After previously serving in Keizer for 20 years, Teague returned to the city in September. He reorganized the organizational chart and made some promotions in job titles, including naming Kuhns deputy chief.

 

Community build play structure moves forward

A big project throughout the year was plans for a large community build play structure at Keizer Rapids Park. The idea was first brought to the Keizer Parks and Recreation Advisory Board by Keizer citizen Will Stitt in December 2012.

As 2013 unfolded, options continued to be discussed and seed money – in the form of System Development Charges – was secured, which helped pay for New York-based Leather and Associates to come aboard as project consultant.

More than 3,000 elementary students in Keizer submitted ideas of what they wanted to see in the play structure, with the project designer unveiling the drawing at a Nov. 14 event that brought nearly 400 people to Keizer Civic Center.

Various committees will continue to meet in 2014, with the actual construction taking place during a five-day span in September.

 

Fire levy passes comfortably

The Keizer Fire District sent the most expensive of four levy options to voters in November and came away with a new five-year levy.

During the summer, members of the Keizer Fire Board recommended raising the current levy of $.35 per $1,000 in assessed value to $.59 per $1,000 and using the extra revenue to provide full-time staffing for a second ambulance and to pay for 9-1-1 dispatch services.

While there was some concern about how voters would react to the increase, those fears didn’t come to fruition as more than 58 percent of those casting ballots for the Nov. 5 ballot measure approved it.

“We’re delighted by the results and the positive response we’ve had from the Keizer community,” Keizer fire chief Jeff Cowan said after results came in. “We asked for what we needed and the community responded. We take it as an endorsement that the community believes in the work we’re doing. Tonight we celebrate. Tomorrow we roll up our sleeves and get to work.”

 

Growth at Keizer Station continues

Keizer Station continues to gain momentum, with more on the way in 2014.

In July, an Outback Steakhouse – the first “sit-down” or full-service restaurant in Keizer Station – opened to much fanfare. Company officials called the opening week one of the best in the company’s history.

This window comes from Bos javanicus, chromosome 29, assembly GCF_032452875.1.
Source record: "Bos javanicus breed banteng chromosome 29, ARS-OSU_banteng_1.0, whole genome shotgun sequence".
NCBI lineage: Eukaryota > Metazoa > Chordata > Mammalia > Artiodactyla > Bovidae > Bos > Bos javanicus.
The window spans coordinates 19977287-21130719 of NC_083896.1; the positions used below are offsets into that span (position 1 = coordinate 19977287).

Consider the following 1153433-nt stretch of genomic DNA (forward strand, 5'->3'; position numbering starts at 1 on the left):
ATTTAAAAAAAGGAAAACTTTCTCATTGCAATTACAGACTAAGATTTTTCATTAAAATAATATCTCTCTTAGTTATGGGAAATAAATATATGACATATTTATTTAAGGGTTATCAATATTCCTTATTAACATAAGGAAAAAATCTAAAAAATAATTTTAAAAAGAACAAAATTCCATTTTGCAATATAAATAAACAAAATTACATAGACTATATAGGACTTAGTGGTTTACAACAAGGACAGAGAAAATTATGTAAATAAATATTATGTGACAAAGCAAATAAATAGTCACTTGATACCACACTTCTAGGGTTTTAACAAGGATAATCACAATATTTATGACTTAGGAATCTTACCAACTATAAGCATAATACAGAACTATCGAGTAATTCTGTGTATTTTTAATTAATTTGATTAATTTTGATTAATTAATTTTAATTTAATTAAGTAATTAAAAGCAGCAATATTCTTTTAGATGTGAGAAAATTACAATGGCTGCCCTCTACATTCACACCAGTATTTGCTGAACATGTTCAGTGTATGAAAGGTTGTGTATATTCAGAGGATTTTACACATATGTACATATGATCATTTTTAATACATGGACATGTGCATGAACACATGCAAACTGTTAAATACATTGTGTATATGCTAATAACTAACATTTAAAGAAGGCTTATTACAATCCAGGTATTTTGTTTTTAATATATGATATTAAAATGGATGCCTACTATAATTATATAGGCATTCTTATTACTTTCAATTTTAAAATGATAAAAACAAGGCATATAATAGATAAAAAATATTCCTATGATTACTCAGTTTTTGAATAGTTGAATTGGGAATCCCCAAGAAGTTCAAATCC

In October, it was announced outdoor clothing store REI would be opening in the former Circuit City building, which had been vacated in March 2009 and used most recently as the Futsal Center by the Keizer Soccer Club.

REI is expected to open in the spring of 2014.

Another new store, LOFT, opened in Keizer Station in September.

 

New clinics coming to Keizer in 2014

It’s not just more shopping coming to Keizer Station. In June, it was announced Kaiser Permanente will be opening a 20,000 square foot clinic in Keizer Station in late 2014 or early 2015.

“To have that available in this city is huge,” mayor Lore Christopher said. “Our location is so darn good, in a short time it will be a heavily used clinic. It will draw from all directions, since it will be so much easier to get to.”

Before that, a Silverton Health clinic will be opening on Inland Shores Way NE. Ground for the 10,000 square foot clinic was broken in July, at which time CEO Rick Cagen announced the clinic would be opening at the start of January 2014.

The timing was close: the clinic is actually set to open on Feb. 1.

 

Keizer Sunday Market opens

The Keizer Sunday Market debuted in June in Chalmers Jones Park behind Keizer Civic Center. The market ran each weekend from June 2 through late August.

The market initially had 60 vendors signed up to participate, but the most vendors for a week was 27. By the end, there were 15 vendors.

Despite the relatively low turnout, market director Tina Schneider pledged the market would return in 2014, likely in a different location.